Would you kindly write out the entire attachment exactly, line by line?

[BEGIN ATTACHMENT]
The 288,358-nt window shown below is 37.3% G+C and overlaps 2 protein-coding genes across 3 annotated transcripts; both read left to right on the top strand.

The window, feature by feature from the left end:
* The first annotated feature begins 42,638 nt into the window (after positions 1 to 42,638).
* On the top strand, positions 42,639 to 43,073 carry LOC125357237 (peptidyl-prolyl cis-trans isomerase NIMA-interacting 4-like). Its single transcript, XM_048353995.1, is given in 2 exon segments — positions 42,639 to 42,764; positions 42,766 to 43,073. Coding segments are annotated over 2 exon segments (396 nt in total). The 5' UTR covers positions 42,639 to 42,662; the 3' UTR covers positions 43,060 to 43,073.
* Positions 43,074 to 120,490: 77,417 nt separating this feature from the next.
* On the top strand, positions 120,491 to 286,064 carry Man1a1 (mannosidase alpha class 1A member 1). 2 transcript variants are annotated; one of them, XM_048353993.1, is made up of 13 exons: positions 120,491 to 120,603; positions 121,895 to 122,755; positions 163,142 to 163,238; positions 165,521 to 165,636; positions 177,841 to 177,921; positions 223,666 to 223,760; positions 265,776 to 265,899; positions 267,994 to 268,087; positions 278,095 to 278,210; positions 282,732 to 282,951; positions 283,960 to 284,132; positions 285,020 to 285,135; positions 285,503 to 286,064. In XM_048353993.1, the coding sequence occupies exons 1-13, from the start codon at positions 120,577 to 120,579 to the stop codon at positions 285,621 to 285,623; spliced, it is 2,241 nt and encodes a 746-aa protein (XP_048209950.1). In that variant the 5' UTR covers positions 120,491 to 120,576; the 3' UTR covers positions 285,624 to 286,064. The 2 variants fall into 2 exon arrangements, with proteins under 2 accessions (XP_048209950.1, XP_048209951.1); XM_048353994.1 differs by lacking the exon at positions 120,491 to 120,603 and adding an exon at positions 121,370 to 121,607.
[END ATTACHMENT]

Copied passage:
The 288,358-nt window shown below is 37.3% G+C and overlaps 2 protein-coding genes across 3 annotated transcripts; both read left to right on the top strand.

The window, feature by feature from the left end:
* The first annotated feature begins 42,638 nt into the window (after positions 1 to 42,638).
* On the top strand, positions 42,639 to 43,073 carry LOC125357237 (peptidyl-prolyl cis-trans isomerase NIMA-interacting 4-like). Its single transcript, XM_048353995.1, is given in 2 exon segments — positions 42,639 to 42,764; positions 42,766 to 43,073. Coding segments are annotated over 2 exon segments (396 nt in total). The 5' UTR covers positions 42,639 to 42,662; the 3' UTR covers positions 43,060 to 43,073.
* Positions 43,074 to 120,490: 77,417 nt separating this feature from the next.
* On the top strand, positions 120,491 to 286,064 carry Man1a1 (mannosidase alpha class 1A member 1). 2 transcript variants are annotated; one of them, XM_048353993.1, is made up of 13 exons: positions 120,491 to 120,603; positions 121,895 to 122,755; positions 163,142 to 163,238; positions 165,521 to 165,636; positions 177,841 to 177,921; positions 223,666 to 223,760; positions 265,776 to 265,899; positions 267,994 to 268,087; positions 278,095 to 278,210; positions 282,732 to 282,951; positions 283,960 to 284,132; positions 285,020 to 285,135; positions 285,503 to 286,064. In XM_048353993.1, the coding sequence occupies exons 1-13, from the start codon at positions 120,577 to 120,579 to the stop codon at positions 285,621 to 285,623; spliced, it is 2,241 nt and encodes a 746-aa protein (XP_048209950.1). In that variant the 5' UTR covers positions 120,491 to 120,576; the 3' UTR covers positions 285,624 to 286,064. The 2 variants fall into 2 exon arrangements, with proteins under 2 accessions (XP_048209950.1, XP_048209951.1); XM_048353994.1 differs by lacking the exon at positions 120,491 to 120,603 and adding an exon at positions 121,370 to 121,607.